From NPR News this is ALL THINGS CONSIDERED. I'm Robert Siegel.
AUDIE CORNISH HOST: And I'm Audie Cornish.
NPR announced today it will stop producing its call-in program TALK OF THE NATION. The end will come this summer after more than two decades on the air. The show's host Neal Conan has decided to leave the network.
As NPR's David Folkenflik reports, the network will offer instead a news magazine in partnership with Boston Public Radio station WBUR.
Tucked away inside the new federal budget for this year - which President Obama signed yesterday - is one, small paragraph dealing with genetically engineered crops. That paragraph - actually, one long, complicated sentence - has the biotech industry smiling. But opponents of biotech crops are hopping mad. They say this biotech rider, as they call it, is a blatant attempt to shield biotech crops from all judicial oversight.
Joining me now to talk about this is NPR's Dan Charles. Welcome, Dan.
A New York landmark of sorts is in danger of being wiped off the map. The building now known as Broken Angel was an ordinary 19th-century brick structure until self-taught artist and sculptor Arthur Wood started building on top of it in the late 1970s. Now Wood faces eviction from his own masterpiece — a towering structure that looks like a cathedral built out of salvaged junk.
From NPR News, this is ALL THINGS CONSIDERED. I'm Audie Cornish.
ROBERT SIEGEL, HOST:
And I'm Robert Siegel. Today, the Environmental Protection Agency proposed a new rule to clean up gasoline. The regulation would reduce ozone and other air pollutants by close to 30 percent. That would benefit 100 million people who now live in areas that at times have unhealthful air. NPR's Richard Harris reports.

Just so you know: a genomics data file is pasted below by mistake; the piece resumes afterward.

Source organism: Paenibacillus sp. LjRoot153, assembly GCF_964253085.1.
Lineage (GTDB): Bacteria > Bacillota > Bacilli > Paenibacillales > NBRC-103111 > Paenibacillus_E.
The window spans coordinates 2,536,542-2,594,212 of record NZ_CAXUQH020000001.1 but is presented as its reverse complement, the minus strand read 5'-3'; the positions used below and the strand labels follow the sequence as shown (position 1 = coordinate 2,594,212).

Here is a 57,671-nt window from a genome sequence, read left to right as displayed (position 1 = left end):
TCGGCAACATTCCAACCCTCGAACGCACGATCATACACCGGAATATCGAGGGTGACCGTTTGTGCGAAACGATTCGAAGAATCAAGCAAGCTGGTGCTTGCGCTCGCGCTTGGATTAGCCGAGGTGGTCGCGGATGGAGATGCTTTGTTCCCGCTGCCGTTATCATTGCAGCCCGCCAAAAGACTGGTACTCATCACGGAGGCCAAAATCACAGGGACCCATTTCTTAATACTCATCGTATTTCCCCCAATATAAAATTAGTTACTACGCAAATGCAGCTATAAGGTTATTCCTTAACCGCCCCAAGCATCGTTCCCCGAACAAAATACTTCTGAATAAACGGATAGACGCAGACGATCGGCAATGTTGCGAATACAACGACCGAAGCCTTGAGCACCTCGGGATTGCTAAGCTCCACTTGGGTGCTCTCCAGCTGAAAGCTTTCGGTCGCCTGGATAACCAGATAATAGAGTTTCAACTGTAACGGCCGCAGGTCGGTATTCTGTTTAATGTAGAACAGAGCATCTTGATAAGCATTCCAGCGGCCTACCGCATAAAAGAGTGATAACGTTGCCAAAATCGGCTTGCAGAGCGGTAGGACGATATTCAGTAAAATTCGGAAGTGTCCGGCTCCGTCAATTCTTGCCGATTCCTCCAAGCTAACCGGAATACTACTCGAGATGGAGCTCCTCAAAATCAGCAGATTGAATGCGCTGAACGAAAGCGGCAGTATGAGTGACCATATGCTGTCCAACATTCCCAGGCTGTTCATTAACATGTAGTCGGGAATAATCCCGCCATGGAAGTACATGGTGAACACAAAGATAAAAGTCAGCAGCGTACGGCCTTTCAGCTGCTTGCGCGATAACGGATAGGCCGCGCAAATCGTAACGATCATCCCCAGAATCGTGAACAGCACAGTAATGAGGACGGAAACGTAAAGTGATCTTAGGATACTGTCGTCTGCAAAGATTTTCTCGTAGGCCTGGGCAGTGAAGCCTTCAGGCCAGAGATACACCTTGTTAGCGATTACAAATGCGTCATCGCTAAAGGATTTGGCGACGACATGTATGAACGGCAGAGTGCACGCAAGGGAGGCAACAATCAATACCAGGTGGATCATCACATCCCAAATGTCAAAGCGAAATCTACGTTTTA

Online retailer Amazon has acquired Goodreads. It's a popular site where people who love to read exchange reviews and recommendations about books. As NPR's Lynn Neary reports, Amazon now has a powerful new tool for enhancing its customers' ability to find out about books they might want to buy.
When fortunes rise in the housing industry — as they currently are — it tends to lift sales for other businesses, too. Home construction, sales and prices are all improving. And according to many analysts, the market is gaining steam.
For nearly two decades, Scott Gillis has owned his own moving company, Great Scott Moving in Hyattsville, Md. Moving high season is just around the corner, which means Gillis is hiring.
The steady stream of good news about the recovering housing market isn't without its limits. Thad Salter and his family live in the Phoenix suburb of Maricopa since moving from California in 2006. He's seen his home drop in value by more than half and has been underemployed as an human resources professional since 2008. NPR's Ted Robbins reports that, for the Salters, the housing news isn't as good as reports in the housing industry would suggest.
The NCAA men's basketball tournament is back in action on Friday. The Cinderella squad, Florida Gulf Coast University, hits the court against its long dominant in-state rival: the University of Florida. UF knows about post-season success. It won the men's basketball national championship in 2006 and 2007.
Driving in northern New Mexico requires special caution on Good Friday. Tens of thousands of people — some walking all night — are converging on the village of Chimayo to pray inside a 200-year-old chapel before a carved wooden image of Jesus.
As it does every year, the highway department has put out portable toilets, orange barriers, and signs warning motorists of "Santuario walkers."